A study published in April 2013 in the New England Journal of Medicine tested the effectiveness of the Mediterranean diet for protection against CV disease. The study was specifically designed to test the effectiveness of two versions of the Mediterranean diet, one supplemented with additional extra-virgin olive oil and one supplemented with additional nuts, as compared to a standard low-fat diet.
Nearly 7,500 participants, all with similar medication regimens, were randomly assigned to one of the three groups, and all three groups had similar physical activity. The three groups differed only in the diet. Here’s what they found in a follow-up after nearly five years:
- 96 CV events occurred in the group on the Mediterranean diet supplemented with additional extra-virgin olive oil (12% reduction in CV events).
- 83 CV events occurred in the group on the Mediterranean diet supplemented with additional nuts (24% reduction in CV events).
- 109 CV events occurred in the group on a standard low-fat diet.
The authors of the study concluded that both Mediterranean diets “resulted a substantial reduction in the risk of major cardiovascular events among high risk persons”, and that “the results support the benefits of the Mediterranean diet for the primary prevention of CV disease”.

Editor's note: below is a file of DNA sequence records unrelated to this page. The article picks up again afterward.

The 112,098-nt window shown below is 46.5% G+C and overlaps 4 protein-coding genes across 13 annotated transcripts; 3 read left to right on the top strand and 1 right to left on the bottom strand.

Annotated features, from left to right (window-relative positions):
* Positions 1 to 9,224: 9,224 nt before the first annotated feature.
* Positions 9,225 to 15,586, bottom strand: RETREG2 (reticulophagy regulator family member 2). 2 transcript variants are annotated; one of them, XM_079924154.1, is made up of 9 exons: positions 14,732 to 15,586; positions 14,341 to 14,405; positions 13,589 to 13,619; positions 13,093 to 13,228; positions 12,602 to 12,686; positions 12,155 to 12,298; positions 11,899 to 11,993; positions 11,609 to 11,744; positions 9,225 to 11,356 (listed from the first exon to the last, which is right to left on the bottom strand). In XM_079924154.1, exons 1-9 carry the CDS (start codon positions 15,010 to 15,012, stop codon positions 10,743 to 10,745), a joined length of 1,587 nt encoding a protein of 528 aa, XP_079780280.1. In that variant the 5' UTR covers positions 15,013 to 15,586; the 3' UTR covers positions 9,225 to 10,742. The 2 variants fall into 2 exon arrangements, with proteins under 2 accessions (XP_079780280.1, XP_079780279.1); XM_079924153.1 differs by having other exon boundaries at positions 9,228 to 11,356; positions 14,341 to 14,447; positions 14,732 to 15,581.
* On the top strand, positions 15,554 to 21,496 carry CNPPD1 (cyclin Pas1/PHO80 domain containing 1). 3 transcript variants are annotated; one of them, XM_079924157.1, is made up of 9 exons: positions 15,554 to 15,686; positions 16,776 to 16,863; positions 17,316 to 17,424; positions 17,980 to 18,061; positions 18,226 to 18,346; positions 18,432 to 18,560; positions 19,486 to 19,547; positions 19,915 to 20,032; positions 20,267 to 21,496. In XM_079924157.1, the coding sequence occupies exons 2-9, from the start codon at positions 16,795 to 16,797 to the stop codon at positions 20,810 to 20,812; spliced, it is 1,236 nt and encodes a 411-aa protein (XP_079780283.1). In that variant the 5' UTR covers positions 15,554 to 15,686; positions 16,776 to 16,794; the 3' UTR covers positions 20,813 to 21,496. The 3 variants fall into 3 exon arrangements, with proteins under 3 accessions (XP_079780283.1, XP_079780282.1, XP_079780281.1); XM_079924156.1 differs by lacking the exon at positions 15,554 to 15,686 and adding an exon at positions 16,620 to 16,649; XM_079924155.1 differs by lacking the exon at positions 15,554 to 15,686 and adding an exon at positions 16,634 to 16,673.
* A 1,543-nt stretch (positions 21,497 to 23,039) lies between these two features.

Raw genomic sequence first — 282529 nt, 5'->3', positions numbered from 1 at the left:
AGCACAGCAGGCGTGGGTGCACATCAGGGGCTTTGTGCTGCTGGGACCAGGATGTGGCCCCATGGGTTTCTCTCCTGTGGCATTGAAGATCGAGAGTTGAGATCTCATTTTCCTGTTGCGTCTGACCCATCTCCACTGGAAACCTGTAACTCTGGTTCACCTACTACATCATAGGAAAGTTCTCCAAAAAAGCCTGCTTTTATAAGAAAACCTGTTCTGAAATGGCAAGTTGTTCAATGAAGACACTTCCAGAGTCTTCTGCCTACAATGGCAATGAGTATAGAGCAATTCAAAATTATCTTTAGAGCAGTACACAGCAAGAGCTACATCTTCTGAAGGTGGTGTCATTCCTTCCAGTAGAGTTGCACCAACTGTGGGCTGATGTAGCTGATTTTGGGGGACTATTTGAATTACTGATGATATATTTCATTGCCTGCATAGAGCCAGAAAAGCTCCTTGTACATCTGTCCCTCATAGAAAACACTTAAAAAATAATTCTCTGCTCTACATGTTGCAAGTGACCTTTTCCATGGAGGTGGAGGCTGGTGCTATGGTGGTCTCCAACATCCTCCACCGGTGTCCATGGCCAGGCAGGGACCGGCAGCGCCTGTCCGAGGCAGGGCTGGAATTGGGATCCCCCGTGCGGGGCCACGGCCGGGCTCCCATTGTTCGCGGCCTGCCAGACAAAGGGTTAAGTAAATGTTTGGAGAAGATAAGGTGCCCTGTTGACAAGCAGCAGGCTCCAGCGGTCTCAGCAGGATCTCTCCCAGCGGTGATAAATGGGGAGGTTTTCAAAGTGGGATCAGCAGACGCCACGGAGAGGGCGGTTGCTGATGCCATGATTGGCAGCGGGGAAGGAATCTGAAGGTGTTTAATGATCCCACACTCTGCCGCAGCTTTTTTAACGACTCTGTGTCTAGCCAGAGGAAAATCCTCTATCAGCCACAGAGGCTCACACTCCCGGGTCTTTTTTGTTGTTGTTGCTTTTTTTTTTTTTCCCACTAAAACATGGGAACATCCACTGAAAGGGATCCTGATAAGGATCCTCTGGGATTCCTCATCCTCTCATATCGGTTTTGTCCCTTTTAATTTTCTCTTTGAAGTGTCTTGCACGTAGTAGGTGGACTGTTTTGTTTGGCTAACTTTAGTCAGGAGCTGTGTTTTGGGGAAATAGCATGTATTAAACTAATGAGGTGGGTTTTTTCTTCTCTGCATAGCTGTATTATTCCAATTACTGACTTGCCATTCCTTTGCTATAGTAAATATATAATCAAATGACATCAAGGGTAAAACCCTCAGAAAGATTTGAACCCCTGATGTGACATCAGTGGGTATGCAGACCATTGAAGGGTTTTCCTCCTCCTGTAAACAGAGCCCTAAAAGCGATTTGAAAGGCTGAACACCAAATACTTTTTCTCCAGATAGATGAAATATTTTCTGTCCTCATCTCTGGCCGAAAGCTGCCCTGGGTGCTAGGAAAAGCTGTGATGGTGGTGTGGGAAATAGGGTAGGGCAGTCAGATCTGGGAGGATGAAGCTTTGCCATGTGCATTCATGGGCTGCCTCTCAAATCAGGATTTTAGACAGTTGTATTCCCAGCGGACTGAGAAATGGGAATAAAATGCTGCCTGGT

The Mediterranean diets in this study reduced the number of CV events by as much as 24% compared to a standard low-fat diet. These findings are consistent with the findings of prior observational studies. But why wasn’t a whole food plant-based diet included in this (or any other) study for comparison?
It turns out that CV disease is virtually absent in populations that consume whole food plant-based diets (primarily grains, legumes, vegetables and fruits) such as the Tarahumara Indians of northern Mexico, the Papua highlanders of New Guinea, and those in rural China and central Africa.
The virtual absence of CV disease in each of those populations demonstrates that a whole food plant-based diet reduces the number of CV events by close to 100%! I would consider those results significant!
Dean Ornish demonstrated that intensive diet and lifestyle changes, namely a whole food plant-based diet, causes regression of CV disease. According to Dr. Caldwell Esselstyn, “A plant-based diet with less than 10% fat will prevent CV disease from developing, halt the progress of existing disease, and even reverse the disease in many patients.”
Dr. Esselstyn points out that unlike a whole food plant-based diet, no studies of monounsaturated oils have shown them to arrest and reverse CV disease. The Mediterranean diet and monounsaturated oils have become unjustifiably popular due to the Lyon Diet Heart Study, which showed a slower rate of CV disease progression, hardly an acceptable goal. In a study of patients with CV disease, Blankenhorn actually showed that the disease progressed as rapidly in patients on a monounsaturated diet as it did in those on a saturated fat diet.
So while the Mediterranean diet sounds good compared to a standard low-fat diet, a whole food plant-based diet has consistently demonstrated significantly more impressive results.
Share any results you have experienced on either the Mediterranean diet or a whole food plant-based diet.